Faculty Spotlight: Jon Loffi
Monday, October 1, 2018
Meet Dr. Jon Loffi, associate professor in aviation and space for the College of Education and Human Sciences. Loffi earned both his master's in aviation and space and his doctorate in applied educational studies with an aviation emphases from OSU. His hometown is Oklahoma City.
You have a unique professional background; some may even say your experiences mirror those of what we see on shows like CSI and Law and Order. Tell us more about your career path.
Primarily, I’ve been in law enforcement. I started as a cadet for the Oklahoma City Police Department (OCPD) when I was 19 and worked my way up from there. Later, I became a crime scene investigator and a latent fingerprint identification expert. I was privileged enough to attend the FBI Academy twice. This was a significant accomplishment, seeing as the FBI only picks one cop from each state twice a year to attend the academy.
I gained so much experience during my 26 years with the OCPD. I worked as an airport officer and learned how to run a semi-major league airport. I was a shift lieutenant for the patrol division, detective for both the burglary unit and the sex crime unit, and I eventually became the commander of the internal affairs unit.
You are now a full-time professor at OSU. How did you transition from law enforcement to higher education?
Quickly after I retired from the OCPD, I started looking for something else to do. In 1999, I was hired by the Oklahoma State Bureau of Investigations (OSBI) as special agent in the Payne County area. I, along with six other guys, started a new intelligence agency. One of my first assignments was to increase the field offices, and I did it. The first office was established on campus at the OSU Police Department. During that time, I was finishing my master’s at OSU. Obtaining a doctoral degree really appealed to me, so I went for it. As I neared the end of my program, an assistant professor job popped up on my radar. My advisor nonchalantly asked if I would ever consider being a professor at OSU. I was shocked and surprised by the question; I never thought teaching was in my cards, but apparently it was. After 13 years with the OSBI, I started as an assistant professor in the aviation and space program. Here I am six years later, and I love it!
What do you love most about teaching?
Definitely the involvement with my students. By teaching young adults what the world is really like, I hope to make a difference in their lives and the future of our world. I teach very pragmatically, meaning I use my values to teach practically about real-life situations, not scenarios. I love being able to use my experience in law enforcement to aid my teaching. When preparing my students for the future, I try to explain that it isn’t about being smart, they are smart; it’s about endurance and showing they are willing to go the extra mile.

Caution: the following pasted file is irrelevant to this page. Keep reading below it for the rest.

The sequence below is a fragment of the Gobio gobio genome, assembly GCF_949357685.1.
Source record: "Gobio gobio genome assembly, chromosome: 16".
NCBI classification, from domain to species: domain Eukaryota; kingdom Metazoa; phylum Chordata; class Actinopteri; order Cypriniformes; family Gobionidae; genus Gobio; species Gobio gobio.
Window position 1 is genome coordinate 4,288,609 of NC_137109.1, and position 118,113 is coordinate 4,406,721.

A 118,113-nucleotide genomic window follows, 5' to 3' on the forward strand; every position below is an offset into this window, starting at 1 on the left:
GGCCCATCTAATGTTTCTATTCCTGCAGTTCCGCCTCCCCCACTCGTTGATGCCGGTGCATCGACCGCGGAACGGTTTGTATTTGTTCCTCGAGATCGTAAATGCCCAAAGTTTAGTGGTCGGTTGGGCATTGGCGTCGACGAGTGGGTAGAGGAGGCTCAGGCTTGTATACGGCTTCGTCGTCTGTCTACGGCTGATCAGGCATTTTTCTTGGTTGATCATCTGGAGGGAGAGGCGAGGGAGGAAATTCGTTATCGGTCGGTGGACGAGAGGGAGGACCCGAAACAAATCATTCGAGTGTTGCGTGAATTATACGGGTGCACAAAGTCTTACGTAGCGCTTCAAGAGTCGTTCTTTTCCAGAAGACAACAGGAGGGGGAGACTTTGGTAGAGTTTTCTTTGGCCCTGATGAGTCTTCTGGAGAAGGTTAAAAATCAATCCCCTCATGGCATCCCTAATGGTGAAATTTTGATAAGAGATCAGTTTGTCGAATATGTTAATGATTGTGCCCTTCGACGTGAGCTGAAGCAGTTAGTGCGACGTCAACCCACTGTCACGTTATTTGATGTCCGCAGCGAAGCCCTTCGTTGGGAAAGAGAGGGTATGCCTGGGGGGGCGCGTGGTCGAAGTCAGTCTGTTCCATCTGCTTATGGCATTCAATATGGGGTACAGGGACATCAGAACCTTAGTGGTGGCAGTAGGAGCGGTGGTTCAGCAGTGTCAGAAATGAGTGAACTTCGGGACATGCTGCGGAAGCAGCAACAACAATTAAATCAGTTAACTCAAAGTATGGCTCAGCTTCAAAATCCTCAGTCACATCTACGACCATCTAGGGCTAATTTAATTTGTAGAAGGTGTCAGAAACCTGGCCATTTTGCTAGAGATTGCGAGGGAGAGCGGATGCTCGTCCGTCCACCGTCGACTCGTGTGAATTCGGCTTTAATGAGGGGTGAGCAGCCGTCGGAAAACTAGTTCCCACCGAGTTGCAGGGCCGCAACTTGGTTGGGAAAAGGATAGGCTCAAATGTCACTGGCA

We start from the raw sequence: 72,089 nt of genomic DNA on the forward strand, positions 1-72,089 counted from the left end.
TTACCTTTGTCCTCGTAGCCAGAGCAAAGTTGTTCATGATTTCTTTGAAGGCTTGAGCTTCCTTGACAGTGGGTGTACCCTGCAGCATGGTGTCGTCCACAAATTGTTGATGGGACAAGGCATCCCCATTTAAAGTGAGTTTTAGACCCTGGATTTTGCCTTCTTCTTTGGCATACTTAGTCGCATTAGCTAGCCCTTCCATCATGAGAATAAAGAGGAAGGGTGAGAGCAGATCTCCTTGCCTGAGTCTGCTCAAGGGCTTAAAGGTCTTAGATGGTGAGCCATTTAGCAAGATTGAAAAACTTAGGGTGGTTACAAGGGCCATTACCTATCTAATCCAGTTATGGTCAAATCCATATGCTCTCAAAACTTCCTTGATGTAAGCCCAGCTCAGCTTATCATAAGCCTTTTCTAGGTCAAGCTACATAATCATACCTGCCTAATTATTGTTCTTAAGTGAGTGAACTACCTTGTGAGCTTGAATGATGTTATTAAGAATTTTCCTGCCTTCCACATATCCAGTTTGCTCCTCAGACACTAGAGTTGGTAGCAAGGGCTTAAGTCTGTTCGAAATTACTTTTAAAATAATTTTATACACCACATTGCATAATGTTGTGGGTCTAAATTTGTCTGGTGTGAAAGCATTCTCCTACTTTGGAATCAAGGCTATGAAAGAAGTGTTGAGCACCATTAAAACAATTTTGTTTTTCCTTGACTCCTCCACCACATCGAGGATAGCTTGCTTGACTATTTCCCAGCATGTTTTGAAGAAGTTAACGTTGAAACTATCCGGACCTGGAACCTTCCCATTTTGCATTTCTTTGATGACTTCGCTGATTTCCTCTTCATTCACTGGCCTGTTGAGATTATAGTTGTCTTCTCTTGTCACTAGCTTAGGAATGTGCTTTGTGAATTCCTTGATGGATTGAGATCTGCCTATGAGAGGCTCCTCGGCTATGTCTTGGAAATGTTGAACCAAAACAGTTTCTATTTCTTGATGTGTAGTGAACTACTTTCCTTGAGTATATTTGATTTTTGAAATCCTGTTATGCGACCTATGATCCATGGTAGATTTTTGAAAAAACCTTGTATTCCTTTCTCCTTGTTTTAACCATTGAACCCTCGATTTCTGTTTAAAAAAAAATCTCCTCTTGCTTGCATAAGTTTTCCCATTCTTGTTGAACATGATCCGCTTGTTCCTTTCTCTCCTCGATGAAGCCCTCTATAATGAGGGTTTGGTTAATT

What are your research interests?
I have published around 14 research articles with topics ranging from small unmanned aerial systems/drones to carrying weapons on campus. My main focus is homeland security and defense. I do quite a bit of research with the mechanical aerospace engineers. With the U.S. Department of Defense clearances we are able to see, read and do what most people are prohibited from. I continue to research systems design in innovation and sustainability in aviation security as well as stakeholders and user-driven methodology in aviation security from a global perspective.
You also serve as the faculty advisor for the Flying Aggies. What does that entail?
The Flying Aggies is a group of students interested in aviation or professional piloting. I believe it’s the second-oldest active club on campus. Becoming the advisor was another “open door” moment. One of my students came to me and asked if I would be their advisor. Not knowing anything about it, I asked friends and co-workers for their opinions and decided I would give it a try for a year. So I did, and I have been there ever since. The students are active, strong in what they believe and overall really good kids. They do a lot of community service work, they talk to little kids, and they do tours at Will Rogers Airport. One really cool perk these students have is going to Dallas to use 737 and 777 flight simulators that major airlines use for pilot training. Another cool thing they do is go to an annual aviation air show in Oshkosh, Wisconsin. They raise funds throughout the year and have to earn their spot to go for a week of airshow stuff. It’s a real buck list thing for them to experience.
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